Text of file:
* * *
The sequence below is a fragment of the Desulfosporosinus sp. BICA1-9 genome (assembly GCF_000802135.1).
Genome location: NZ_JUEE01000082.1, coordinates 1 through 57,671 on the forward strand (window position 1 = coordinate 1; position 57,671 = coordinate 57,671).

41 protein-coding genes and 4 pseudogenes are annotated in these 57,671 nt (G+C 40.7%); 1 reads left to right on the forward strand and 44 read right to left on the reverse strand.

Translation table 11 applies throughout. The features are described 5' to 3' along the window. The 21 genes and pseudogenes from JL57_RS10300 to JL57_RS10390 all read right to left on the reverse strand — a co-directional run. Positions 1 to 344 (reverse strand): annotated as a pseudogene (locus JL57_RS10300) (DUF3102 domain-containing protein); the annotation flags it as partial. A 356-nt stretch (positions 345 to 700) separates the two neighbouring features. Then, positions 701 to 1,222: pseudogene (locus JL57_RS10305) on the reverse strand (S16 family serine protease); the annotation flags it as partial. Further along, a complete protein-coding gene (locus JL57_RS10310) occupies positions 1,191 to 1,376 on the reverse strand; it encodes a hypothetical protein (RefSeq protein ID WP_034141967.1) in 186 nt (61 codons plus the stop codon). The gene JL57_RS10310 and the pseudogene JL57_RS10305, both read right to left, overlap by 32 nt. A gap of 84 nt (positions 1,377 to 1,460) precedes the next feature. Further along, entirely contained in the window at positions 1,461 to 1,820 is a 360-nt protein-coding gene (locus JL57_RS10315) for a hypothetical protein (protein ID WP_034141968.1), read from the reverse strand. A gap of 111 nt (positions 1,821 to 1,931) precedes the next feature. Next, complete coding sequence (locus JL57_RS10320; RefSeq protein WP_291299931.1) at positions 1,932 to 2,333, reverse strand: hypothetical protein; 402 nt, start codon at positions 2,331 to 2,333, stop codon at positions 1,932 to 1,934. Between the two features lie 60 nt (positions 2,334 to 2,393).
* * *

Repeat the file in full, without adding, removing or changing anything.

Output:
The sequence below is a fragment of the Desulfosporosinus sp. BICA1-9 genome (assembly GCF_000802135.1).
Genome location: NZ_JUEE01000082.1, coordinates 1 through 57,671 on the forward strand (window position 1 = coordinate 1; position 57,671 = coordinate 57,671).

41 protein-coding genes and 4 pseudogenes are annotated in these 57,671 nt (G+C 40.7%); 1 reads left to right on the forward strand and 44 read right to left on the reverse strand.

Translation table 11 applies throughout. The features are described 5' to 3' along the window. The 21 genes and pseudogenes from JL57_RS10300 to JL57_RS10390 all read right to left on the reverse strand — a co-directional run. Positions 1 to 344 (reverse strand): annotated as a pseudogene (locus JL57_RS10300) (DUF3102 domain-containing protein); the annotation flags it as partial. A 356-nt stretch (positions 345 to 700) separates the two neighbouring features. Then, positions 701 to 1,222: pseudogene (locus JL57_RS10305) on the reverse strand (S16 family serine protease); the annotation flags it as partial. Further along, a complete protein-coding gene (locus JL57_RS10310) occupies positions 1,191 to 1,376 on the reverse strand; it encodes a hypothetical protein (RefSeq protein ID WP_034141967.1) in 186 nt (61 codons plus the stop codon). The gene JL57_RS10310 and the pseudogene JL57_RS10305, both read right to left, overlap by 32 nt. A gap of 84 nt (positions 1,377 to 1,460) precedes the next feature. Further along, entirely contained in the window at positions 1,461 to 1,820 is a 360-nt protein-coding gene (locus JL57_RS10315) for a hypothetical protein (protein ID WP_034141968.1), read from the reverse strand. A gap of 111 nt (positions 1,821 to 1,931) precedes the next feature. Next, complete coding sequence (locus JL57_RS10320; RefSeq protein WP_291299931.1) at positions 1,932 to 2,333, reverse strand: hypothetical protein; 402 nt, start codon at positions 2,331 to 2,333, stop codon at positions 1,932 to 1,934. Between the two features lie 60 nt (positions 2,334 to 2,393).